A few months back, I gave my first lecture to roughly 200 undergraduate students. It was terrifying and thrilling speaking in front of such a large audience, and I count it as quite an achievement. Last week I gave a second lecture to this class, and since I blogged about the first, this post is a reflection on how it compared.
This lecture covered a brief introduction to using databases for research, and citing and referencing. I used my predecessor’s slides, which I updated and amended to my own style.
In my original post, I advised the following:
- Don’t let them know you’re afraid.
This time round, I was a lot less anxious – I knew what to expect, and I knew I could handle it.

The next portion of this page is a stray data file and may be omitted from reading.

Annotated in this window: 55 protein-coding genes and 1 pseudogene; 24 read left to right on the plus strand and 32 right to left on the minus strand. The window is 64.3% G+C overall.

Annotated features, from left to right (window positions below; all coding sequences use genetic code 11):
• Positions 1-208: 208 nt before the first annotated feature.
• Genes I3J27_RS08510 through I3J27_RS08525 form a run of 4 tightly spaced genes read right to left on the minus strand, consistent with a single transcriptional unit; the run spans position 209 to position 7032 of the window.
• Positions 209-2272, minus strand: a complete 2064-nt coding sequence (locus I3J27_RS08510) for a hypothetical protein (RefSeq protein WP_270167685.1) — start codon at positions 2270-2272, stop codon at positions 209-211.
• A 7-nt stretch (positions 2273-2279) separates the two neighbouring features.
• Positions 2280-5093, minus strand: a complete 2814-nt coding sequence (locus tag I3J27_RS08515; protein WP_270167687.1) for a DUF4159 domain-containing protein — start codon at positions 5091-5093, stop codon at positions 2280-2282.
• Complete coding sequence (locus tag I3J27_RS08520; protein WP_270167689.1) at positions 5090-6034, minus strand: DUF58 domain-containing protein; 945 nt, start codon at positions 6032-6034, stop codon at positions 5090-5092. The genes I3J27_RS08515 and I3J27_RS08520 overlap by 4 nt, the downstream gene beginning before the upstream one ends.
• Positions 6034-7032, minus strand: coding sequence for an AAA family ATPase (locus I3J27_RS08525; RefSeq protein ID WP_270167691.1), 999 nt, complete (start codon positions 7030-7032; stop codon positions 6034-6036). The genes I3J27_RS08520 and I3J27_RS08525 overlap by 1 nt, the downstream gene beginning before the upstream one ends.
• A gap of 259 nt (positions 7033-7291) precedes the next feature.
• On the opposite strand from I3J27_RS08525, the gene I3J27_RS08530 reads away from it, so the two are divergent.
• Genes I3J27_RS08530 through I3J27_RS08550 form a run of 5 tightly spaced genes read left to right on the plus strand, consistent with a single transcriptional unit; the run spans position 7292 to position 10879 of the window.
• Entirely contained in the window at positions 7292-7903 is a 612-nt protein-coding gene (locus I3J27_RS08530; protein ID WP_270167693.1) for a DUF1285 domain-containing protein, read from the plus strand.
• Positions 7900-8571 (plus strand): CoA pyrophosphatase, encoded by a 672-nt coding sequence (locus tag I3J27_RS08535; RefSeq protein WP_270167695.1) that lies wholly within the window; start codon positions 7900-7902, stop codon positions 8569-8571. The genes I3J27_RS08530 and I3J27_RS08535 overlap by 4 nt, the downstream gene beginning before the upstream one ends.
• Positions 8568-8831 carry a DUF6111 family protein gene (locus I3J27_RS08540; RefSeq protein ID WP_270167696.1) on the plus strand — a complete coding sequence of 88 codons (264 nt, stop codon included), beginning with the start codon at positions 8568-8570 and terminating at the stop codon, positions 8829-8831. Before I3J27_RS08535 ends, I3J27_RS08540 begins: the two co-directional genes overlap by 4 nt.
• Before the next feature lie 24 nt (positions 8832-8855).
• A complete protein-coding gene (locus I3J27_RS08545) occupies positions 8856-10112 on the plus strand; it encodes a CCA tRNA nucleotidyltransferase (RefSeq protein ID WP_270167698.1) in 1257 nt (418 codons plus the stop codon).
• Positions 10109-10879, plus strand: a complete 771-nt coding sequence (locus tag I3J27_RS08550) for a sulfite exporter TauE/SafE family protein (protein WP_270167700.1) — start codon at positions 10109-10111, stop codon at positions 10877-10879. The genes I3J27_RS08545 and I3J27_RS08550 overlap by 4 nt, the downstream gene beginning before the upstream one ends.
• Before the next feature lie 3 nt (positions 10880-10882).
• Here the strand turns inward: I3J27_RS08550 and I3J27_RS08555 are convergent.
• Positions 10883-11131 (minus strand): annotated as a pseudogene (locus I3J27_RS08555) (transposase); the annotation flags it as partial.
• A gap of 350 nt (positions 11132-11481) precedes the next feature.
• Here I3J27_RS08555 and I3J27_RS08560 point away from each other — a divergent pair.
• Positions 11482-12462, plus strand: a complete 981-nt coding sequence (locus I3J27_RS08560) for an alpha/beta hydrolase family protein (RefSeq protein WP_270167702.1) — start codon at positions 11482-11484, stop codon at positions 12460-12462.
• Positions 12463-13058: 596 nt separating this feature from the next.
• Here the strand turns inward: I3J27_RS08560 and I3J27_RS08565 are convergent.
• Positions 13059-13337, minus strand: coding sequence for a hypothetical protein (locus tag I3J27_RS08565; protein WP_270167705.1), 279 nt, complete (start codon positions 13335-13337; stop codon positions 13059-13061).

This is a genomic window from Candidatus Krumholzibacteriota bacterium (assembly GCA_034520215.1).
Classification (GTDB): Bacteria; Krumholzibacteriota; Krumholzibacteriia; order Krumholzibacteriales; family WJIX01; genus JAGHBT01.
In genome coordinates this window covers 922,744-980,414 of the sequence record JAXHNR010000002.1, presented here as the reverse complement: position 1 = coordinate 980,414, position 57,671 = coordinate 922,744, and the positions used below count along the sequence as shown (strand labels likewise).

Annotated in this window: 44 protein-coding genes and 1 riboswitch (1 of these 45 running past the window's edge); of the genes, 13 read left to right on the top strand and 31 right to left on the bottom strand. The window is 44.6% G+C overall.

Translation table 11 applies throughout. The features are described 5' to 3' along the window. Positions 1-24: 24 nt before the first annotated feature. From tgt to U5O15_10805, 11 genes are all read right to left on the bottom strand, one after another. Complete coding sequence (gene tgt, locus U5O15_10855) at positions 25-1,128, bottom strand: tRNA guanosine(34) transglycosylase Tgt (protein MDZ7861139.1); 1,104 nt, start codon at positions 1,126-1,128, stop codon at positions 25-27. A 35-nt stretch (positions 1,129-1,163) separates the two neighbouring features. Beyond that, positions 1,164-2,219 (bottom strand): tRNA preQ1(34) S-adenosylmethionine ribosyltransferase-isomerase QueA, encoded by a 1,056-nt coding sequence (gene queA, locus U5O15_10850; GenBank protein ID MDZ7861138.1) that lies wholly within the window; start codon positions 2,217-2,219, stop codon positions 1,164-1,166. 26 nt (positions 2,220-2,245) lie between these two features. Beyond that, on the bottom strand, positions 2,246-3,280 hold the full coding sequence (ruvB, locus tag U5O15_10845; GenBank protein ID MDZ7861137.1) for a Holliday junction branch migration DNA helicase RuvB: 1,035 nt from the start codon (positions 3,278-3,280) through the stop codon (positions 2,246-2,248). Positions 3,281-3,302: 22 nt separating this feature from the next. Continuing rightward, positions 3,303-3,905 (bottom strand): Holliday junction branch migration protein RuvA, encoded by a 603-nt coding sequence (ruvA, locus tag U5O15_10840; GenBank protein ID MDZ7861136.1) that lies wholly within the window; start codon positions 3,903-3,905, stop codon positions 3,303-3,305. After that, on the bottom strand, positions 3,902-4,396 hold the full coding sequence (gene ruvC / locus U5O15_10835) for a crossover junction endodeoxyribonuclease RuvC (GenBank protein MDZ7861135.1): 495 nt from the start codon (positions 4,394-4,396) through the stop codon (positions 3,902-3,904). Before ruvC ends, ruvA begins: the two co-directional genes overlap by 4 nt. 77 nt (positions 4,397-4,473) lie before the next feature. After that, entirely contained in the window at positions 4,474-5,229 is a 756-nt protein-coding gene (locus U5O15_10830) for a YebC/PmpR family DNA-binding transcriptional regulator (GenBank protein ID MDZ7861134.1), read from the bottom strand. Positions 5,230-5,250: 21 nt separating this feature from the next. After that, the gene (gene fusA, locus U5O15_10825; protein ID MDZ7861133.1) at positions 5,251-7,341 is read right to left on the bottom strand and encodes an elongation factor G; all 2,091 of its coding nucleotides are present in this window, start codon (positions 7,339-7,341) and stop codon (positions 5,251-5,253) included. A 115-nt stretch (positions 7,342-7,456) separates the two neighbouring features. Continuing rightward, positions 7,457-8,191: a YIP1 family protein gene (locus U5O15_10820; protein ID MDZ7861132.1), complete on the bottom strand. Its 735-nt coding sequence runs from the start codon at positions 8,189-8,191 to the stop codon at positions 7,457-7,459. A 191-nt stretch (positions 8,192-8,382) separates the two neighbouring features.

- Don’t underestimate how long it takes for people to settle down
I started at five minutes past the hour, and didn’t acknowledge those who came in late (rather than letting them disrupt my flow).
- Balance making the session as interactive as possible without it descending into chaos.
There wasn’t much scope for discussion in this lecture, but it is something I tried to bear in mind during the quiz questions.
- Make it personal to their course
The content of the lecture – primarily referencing – can very easily become generic. By using examples that are key texts they have likely encountered can trigger recognition and makes it more relevant. I also tried to emphasise the benefits of referencing correctly – you’ll get better marks!
I felt a lot more confident giving this lecture, having done the experience before. Which just goes to show that practice really does make public speaking easier. The audience was also a bit smaller this time, as not everyone turned up – I won’t take this personally!